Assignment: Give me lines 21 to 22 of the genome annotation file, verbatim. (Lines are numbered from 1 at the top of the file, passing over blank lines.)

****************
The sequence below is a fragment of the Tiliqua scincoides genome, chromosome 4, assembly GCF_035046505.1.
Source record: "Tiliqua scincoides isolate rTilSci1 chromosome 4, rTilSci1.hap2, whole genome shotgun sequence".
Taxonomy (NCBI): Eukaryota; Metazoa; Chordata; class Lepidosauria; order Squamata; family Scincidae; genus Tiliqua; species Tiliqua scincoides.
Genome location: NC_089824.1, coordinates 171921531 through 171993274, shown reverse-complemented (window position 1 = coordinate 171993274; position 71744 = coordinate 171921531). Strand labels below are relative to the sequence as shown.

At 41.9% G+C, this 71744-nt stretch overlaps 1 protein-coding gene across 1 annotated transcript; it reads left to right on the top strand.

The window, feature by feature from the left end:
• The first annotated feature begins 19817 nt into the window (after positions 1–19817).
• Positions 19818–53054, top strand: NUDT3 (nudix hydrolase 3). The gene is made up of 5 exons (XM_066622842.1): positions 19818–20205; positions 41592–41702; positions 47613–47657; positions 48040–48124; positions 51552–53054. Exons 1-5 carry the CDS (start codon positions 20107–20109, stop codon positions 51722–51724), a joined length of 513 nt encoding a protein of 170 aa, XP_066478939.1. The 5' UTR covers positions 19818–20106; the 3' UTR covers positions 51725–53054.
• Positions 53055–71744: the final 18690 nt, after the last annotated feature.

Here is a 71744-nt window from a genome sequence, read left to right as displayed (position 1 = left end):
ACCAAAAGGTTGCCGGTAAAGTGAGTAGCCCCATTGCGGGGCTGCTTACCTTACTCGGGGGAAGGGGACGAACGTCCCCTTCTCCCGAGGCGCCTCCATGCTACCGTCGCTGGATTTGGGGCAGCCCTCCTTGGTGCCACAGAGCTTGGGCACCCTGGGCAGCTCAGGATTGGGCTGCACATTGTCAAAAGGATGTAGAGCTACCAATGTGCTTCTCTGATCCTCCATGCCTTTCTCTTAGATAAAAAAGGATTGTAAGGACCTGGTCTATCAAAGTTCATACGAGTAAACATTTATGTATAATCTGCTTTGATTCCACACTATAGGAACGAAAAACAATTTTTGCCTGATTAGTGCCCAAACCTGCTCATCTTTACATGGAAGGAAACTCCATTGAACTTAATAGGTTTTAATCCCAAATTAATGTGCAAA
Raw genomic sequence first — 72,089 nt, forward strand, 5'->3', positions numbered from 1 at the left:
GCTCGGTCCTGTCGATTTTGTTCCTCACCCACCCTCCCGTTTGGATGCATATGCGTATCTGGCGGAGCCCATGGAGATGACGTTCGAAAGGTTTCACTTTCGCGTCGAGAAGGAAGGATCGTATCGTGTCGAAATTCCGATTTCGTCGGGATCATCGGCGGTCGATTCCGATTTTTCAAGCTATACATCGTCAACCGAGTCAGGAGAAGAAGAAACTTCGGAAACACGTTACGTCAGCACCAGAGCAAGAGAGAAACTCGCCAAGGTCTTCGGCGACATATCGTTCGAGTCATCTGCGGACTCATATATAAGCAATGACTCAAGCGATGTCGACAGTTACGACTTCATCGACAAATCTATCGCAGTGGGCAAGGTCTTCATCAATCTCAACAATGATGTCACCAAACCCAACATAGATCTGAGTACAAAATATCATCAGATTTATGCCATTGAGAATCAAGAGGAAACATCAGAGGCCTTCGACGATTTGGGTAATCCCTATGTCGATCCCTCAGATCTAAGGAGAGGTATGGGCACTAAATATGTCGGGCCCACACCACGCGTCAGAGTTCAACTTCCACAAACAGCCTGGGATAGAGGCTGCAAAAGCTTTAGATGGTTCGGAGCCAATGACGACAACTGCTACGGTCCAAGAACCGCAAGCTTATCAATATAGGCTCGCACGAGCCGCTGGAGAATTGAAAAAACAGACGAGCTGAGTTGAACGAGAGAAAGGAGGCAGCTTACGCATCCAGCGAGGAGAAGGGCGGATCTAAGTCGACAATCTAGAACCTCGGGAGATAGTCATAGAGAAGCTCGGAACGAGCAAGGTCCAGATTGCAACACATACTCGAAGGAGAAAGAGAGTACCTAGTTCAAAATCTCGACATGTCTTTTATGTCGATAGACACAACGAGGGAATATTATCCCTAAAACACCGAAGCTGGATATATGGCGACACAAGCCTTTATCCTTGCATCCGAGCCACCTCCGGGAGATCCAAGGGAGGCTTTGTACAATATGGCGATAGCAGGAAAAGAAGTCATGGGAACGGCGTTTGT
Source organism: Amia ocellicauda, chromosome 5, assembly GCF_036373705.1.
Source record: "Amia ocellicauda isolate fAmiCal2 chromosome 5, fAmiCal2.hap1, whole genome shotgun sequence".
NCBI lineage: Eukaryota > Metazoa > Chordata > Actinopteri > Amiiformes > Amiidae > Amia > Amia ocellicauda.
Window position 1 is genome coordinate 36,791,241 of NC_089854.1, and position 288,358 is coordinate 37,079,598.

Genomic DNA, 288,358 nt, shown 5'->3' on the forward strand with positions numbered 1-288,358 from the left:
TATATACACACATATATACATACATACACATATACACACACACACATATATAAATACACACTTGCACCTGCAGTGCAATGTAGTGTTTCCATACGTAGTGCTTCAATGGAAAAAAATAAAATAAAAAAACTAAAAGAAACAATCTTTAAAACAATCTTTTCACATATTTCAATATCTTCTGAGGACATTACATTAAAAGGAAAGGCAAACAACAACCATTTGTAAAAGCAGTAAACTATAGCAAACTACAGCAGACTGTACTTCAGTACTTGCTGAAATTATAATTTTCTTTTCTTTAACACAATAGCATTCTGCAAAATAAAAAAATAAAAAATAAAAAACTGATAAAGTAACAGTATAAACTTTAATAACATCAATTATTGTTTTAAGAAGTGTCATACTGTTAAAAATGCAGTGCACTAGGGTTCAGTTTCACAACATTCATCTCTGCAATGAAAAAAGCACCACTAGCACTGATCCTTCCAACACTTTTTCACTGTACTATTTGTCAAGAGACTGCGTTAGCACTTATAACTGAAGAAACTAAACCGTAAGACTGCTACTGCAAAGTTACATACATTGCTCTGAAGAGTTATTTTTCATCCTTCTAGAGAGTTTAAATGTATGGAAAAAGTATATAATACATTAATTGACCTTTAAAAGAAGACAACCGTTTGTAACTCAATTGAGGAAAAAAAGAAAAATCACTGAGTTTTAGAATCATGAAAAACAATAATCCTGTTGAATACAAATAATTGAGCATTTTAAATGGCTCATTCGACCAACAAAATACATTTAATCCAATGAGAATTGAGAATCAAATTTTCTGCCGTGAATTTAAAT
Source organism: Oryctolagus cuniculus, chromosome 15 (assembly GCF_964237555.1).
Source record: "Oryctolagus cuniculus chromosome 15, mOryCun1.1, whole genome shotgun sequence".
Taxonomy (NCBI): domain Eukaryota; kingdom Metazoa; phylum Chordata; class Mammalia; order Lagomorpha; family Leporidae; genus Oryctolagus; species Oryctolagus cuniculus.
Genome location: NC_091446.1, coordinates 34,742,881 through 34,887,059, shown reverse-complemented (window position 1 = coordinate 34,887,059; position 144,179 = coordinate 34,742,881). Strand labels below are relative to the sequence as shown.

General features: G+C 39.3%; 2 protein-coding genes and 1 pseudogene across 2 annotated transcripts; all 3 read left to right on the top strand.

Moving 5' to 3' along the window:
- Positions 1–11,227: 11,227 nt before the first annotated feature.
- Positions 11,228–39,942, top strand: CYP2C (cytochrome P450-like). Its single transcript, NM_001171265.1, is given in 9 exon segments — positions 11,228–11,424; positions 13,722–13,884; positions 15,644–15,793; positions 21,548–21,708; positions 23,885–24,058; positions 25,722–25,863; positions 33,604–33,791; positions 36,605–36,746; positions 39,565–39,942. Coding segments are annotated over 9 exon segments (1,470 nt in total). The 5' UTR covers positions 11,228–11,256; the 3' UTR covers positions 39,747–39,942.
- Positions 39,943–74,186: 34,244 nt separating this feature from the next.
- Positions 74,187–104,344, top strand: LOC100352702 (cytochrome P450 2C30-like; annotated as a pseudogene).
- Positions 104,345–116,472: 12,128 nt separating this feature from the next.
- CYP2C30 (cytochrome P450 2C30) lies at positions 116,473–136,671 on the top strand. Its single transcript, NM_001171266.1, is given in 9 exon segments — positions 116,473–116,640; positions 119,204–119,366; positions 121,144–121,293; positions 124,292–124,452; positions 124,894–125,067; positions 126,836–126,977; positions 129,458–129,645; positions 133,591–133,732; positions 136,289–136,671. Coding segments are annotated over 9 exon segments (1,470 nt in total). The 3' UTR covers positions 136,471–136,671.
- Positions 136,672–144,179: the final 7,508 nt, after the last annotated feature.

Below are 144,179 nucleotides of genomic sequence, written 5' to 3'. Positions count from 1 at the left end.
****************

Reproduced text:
Source record: "Oryctolagus cuniculus chromosome 15, mOryCun1.1, whole genome shotgun sequence".
Taxonomy (NCBI): domain Eukaryota; kingdom Metazoa; phylum Chordata; class Mammalia; order Lagomorpha; family Leporidae; genus Oryctolagus; species Oryctolagus cuniculus.